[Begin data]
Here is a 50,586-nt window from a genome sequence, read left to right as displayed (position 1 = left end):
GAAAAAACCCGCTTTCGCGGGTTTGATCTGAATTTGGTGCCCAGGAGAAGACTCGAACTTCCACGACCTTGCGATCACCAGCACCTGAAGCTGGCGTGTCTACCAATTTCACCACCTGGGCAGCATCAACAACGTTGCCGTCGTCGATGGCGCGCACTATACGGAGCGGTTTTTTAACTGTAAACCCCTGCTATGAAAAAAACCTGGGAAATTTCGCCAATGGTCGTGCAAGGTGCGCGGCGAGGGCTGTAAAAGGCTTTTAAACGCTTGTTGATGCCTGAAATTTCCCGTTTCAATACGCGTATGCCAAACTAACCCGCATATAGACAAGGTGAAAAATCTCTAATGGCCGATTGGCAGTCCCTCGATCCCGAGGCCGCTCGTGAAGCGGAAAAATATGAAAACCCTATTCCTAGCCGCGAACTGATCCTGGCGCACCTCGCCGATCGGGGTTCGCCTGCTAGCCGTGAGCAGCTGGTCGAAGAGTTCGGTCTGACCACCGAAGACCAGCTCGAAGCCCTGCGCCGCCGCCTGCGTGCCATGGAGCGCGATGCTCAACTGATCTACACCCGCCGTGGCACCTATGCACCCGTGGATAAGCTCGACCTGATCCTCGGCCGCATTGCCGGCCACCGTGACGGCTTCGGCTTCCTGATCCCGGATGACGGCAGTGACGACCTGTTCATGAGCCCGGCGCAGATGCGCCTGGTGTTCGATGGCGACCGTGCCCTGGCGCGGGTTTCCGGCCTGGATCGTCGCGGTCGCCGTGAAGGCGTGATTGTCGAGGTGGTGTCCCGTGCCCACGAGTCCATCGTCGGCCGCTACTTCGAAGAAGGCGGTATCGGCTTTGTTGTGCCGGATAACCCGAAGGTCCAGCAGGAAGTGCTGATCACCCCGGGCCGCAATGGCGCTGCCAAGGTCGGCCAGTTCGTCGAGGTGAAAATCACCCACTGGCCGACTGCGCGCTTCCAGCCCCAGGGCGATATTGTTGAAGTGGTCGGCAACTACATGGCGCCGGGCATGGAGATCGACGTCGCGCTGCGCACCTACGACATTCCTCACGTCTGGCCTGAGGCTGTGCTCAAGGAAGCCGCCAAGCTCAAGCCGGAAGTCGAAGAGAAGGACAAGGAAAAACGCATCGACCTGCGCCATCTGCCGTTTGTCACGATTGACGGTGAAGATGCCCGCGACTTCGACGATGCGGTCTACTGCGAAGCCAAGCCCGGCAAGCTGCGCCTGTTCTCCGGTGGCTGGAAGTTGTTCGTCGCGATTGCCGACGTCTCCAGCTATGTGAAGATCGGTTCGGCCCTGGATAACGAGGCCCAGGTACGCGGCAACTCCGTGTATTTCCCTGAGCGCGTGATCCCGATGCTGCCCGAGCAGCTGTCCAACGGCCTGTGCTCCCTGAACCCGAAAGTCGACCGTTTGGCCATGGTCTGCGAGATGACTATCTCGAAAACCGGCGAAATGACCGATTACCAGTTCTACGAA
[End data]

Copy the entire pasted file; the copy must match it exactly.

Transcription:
Here is a 50,586-nt window from a genome sequence, read left to right as displayed (position 1 = left end):
GAAAAAACCCGCTTTCGCGGGTTTGATCTGAATTTGGTGCCCAGGAGAAGACTCGAACTTCCACGACCTTGCGATCACCAGCACCTGAAGCTGGCGTGTCTACCAATTTCACCACCTGGGCAGCATCAACAACGTTGCCGTCGTCGATGGCGCGCACTATACGGAGCGGTTTTTTAACTGTAAACCCCTGCTATGAAAAAAACCTGGGAAATTTCGCCAATGGTCGTGCAAGGTGCGCGGCGAGGGCTGTAAAAGGCTTTTAAACGCTTGTTGATGCCTGAAATTTCCCGTTTCAATACGCGTATGCCAAACTAACCCGCATATAGACAAGGTGAAAAATCTCTAATGGCCGATTGGCAGTCCCTCGATCCCGAGGCCGCTCGTGAAGCGGAAAAATATGAAAACCCTATTCCTAGCCGCGAACTGATCCTGGCGCACCTCGCCGATCGGGGTTCGCCTGCTAGCCGTGAGCAGCTGGTCGAAGAGTTCGGTCTGACCACCGAAGACCAGCTCGAAGCCCTGCGCCGCCGCCTGCGTGCCATGGAGCGCGATGCTCAACTGATCTACACCCGCCGTGGCACCTATGCACCCGTGGATAAGCTCGACCTGATCCTCGGCCGCATTGCCGGCCACCGTGACGGCTTCGGCTTCCTGATCCCGGATGACGGCAGTGACGACCTGTTCATGAGCCCGGCGCAGATGCGCCTGGTGTTCGATGGCGACCGTGCCCTGGCGCGGGTTTCCGGCCTGGATCGTCGCGGTCGCCGTGAAGGCGTGATTGTCGAGGTGGTGTCCCGTGCCCACGAGTCCATCGTCGGCCGCTACTTCGAAGAAGGCGGTATCGGCTTTGTTGTGCCGGATAACCCGAAGGTCCAGCAGGAAGTGCTGATCACCCCGGGCCGCAATGGCGCTGCCAAGGTCGGCCAGTTCGTCGAGGTGAAAATCACCCACTGGCCGACTGCGCGCTTCCAGCCCCAGGGCGATATTGTTGAAGTGGTCGGCAACTACATGGCGCCGGGCATGGAGATCGACGTCGCGCTGCGCACCTACGACATTCCTCACGTCTGGCCTGAGGCTGTGCTCAAGGAAGCCGCCAAGCTCAAGCCGGAAGTCGAAGAGAAGGACAAGGAAAAACGCATCGACCTGCGCCATCTGCCGTTTGTCACGATTGACGGTGAAGATGCCCGCGACTTCGACGATGCGGTCTACTGCGAAGCCAAGCCCGGCAAGCTGCGCCTGTTCTCCGGTGGCTGGAAGTTGTTCGTCGCGATTGCCGACGTCTCCAGCTATGTGAAGATCGGTTCGGCCCTGGATAACGAGGCCCAGGTACGCGGCAACTCCGTGTATTTCCCTGAGCGCGTGATCCCGATGCTGCCCGAGCAGCTGTCCAACGGCCTGTGCTCCCTGAACCCGAAAGTCGACCGTTTGGCCATGGTCTGCGAGATGACTATCTCGAAAACCGGCGAAATGACCGATTACCAGTTCTACGAA